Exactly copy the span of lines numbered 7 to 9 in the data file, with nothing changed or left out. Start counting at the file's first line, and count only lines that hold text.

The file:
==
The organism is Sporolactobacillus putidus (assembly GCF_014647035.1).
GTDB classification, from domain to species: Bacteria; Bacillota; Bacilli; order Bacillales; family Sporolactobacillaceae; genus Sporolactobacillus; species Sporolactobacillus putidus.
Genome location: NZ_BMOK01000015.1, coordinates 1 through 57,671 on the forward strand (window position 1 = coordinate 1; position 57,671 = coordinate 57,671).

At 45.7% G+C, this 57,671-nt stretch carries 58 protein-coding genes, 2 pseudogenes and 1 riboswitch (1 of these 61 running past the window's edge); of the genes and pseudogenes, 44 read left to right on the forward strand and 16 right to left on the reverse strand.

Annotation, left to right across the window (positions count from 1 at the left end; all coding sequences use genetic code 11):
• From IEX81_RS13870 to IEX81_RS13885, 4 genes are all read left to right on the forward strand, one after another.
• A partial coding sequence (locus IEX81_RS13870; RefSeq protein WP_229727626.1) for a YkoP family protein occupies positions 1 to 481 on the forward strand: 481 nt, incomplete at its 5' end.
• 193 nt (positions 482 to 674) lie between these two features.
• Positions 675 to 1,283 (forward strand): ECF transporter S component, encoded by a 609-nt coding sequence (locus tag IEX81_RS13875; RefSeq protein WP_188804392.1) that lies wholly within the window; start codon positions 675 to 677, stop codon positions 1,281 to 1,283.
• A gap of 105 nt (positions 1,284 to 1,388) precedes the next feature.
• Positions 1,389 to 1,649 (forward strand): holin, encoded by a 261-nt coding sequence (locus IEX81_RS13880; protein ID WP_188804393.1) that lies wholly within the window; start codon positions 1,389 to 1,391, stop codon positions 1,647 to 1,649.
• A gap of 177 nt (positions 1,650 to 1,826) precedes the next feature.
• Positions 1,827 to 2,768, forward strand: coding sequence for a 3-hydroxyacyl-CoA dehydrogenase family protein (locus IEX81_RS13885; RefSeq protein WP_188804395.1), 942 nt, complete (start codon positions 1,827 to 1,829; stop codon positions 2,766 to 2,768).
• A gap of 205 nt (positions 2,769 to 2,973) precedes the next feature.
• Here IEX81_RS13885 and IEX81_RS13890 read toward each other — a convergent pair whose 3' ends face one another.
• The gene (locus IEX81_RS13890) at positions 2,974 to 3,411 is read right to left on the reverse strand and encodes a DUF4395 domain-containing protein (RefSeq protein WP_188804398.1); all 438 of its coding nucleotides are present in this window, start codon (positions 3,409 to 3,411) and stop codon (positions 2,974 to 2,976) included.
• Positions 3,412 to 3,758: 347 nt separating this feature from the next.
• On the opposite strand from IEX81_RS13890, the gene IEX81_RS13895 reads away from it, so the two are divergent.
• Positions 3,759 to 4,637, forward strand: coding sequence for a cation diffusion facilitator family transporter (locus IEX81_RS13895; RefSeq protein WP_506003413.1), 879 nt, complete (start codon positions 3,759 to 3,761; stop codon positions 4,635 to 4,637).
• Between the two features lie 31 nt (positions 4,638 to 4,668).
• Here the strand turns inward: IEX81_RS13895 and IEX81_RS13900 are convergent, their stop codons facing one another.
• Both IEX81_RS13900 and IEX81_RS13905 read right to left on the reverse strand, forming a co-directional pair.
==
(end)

• A partial coding sequence (locus IEX81_RS13870; RefSeq protein WP_229727626.1) for a YkoP family protein occupies positions 1 to 481 on the forward strand: 481 nt, incomplete at its 5' end.
• 193 nt (positions 482 to 674) lie between these two features.
• Positions 675 to 1,283 (forward strand): ECF transporter S component, encoded by a 609-nt coding sequence (locus tag IEX81_RS13875; RefSeq protein WP_188804392.1) that lies wholly within the window; start codon positions 675 to 677, stop codon positions 1,281 to 1,283.